Yes, as soon as the first rays of the sun appear, the propaganda machine of the NOS starts spinning. Almost all weather forecasts are immediately linked to climate change by the NOS. In recent weeks it has been considerably colder than average

I could agree with that, the NOS (as is the VRT) is notorious for being alarmist in its reporting of climate change. But again, there is no claim that the temperatures were higher back then and also absent is the claim that this somehow would show that climate change doesn’t exist.

Basically, these linked pages have in common that none of them contain an example of the two claims that are being fact checked

But then, if the links don’t show examples of those claims … who exactly made the two claims that the fact checker found so necessary to debunk?!?!

After reading the fact check a couple times over, I looked a bit closer to the image that was between the second example and the explanation of the heat wave definition. It was a screenshot with a huge “Neen” (“No”) on it:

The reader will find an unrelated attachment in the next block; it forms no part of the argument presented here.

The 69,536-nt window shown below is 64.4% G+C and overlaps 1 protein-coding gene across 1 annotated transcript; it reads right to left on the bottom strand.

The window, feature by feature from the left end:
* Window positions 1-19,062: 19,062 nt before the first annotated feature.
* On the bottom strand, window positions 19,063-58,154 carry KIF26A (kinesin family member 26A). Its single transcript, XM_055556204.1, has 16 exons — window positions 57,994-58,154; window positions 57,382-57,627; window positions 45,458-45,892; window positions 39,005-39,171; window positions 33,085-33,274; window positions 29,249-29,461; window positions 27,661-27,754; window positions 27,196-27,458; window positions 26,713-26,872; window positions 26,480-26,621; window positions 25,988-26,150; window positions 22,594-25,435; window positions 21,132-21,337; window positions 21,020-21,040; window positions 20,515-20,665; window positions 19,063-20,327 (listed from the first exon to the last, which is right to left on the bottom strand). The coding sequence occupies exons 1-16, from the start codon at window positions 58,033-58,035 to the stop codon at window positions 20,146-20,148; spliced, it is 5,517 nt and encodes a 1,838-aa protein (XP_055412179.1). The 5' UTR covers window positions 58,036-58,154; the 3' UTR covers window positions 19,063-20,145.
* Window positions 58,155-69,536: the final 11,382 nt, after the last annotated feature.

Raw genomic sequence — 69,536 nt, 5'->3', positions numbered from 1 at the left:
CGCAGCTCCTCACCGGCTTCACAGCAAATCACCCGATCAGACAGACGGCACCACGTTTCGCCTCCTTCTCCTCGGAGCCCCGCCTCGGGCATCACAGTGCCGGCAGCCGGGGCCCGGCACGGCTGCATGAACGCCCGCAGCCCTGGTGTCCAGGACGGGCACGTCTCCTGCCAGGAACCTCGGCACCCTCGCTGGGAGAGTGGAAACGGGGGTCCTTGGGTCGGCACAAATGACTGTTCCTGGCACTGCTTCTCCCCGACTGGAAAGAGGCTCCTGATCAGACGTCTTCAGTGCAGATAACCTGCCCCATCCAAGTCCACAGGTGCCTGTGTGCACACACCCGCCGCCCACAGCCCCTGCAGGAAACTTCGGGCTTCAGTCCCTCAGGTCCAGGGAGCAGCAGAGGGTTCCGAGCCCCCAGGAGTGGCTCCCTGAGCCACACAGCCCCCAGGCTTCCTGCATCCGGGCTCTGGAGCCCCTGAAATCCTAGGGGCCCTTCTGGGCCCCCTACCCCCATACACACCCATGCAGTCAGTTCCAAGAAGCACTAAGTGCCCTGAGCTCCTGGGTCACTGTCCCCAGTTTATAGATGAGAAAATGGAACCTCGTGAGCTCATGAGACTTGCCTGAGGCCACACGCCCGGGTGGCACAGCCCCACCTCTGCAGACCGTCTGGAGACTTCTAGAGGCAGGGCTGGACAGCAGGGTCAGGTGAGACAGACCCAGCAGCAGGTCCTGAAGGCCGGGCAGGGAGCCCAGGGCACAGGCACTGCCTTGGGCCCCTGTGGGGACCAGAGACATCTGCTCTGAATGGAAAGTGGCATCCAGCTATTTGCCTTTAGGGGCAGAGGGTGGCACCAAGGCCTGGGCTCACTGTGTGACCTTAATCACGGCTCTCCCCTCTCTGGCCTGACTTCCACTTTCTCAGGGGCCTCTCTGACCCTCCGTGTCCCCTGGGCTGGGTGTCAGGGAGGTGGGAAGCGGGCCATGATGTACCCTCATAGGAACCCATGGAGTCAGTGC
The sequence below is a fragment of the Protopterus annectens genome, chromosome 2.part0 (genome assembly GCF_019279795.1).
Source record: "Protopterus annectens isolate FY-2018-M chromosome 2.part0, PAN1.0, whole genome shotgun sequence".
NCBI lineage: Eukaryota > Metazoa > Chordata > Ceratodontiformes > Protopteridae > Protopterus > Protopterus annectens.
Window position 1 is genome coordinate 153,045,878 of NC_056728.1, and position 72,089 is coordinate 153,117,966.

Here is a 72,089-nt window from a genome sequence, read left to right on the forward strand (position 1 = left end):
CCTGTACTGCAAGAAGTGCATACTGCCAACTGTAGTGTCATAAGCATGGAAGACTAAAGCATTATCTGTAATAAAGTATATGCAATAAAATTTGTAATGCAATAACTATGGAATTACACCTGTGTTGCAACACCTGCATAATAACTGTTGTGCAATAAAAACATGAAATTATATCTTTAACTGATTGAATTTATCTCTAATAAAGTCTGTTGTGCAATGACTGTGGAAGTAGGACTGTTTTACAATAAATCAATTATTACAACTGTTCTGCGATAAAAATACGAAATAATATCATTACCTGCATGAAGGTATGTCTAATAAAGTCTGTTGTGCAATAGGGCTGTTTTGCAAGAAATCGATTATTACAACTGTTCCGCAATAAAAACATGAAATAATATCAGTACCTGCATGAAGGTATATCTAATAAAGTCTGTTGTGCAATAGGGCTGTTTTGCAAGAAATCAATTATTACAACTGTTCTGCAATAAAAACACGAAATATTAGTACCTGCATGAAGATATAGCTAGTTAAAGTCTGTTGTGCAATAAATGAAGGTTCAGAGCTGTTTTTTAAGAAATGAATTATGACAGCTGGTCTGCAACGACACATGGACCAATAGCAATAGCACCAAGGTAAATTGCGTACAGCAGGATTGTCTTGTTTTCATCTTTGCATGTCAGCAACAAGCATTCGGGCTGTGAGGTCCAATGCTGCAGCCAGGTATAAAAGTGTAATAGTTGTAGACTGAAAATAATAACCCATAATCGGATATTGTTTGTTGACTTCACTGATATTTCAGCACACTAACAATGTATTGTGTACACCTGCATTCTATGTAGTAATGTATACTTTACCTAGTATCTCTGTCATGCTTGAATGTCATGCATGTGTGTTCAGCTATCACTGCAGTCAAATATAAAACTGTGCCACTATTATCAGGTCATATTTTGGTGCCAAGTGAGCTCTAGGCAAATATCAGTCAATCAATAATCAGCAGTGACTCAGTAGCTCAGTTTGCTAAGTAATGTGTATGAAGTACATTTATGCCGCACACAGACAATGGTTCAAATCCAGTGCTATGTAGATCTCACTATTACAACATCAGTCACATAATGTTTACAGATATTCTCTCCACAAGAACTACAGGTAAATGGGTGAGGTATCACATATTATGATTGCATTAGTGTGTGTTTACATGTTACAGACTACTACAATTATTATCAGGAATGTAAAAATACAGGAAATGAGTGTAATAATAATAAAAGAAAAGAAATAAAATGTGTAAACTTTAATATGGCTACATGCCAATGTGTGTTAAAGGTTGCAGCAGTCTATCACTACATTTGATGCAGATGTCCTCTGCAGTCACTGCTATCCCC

VRT fact check heat wave 1976 vs heat peak 2022

The other text was rather small (less than half of the body text), it was not linked to its source and there was no mention of it in the fact check itself. Therefor I initially assumed that it was some graphic to prettify the article and ignored it. Enlarging it a bit showed that it was actually a tweet with following text (translated from Dutch):

Not too bad anyway, 1976 was warmer and longer ..

Aha! That was apparently the message that the fact checker was debunking… At least part of it. Two claims were made in this tweet: first that 1976 was warmer (which indeed is not true) and second that the heat wave of 1976 was longer than the heat peak (which is true). This surely is an example of someone making the claim that the summer of 1976 was hotter, but where is the claim that this somehow would mean that climate change isn’t real?

Now this got me really curious … why did the fact checker only provide a tiny screenshot of the sole example that (only partly) justified his fact check … and why on Earth didn’t he link to the source?!?!?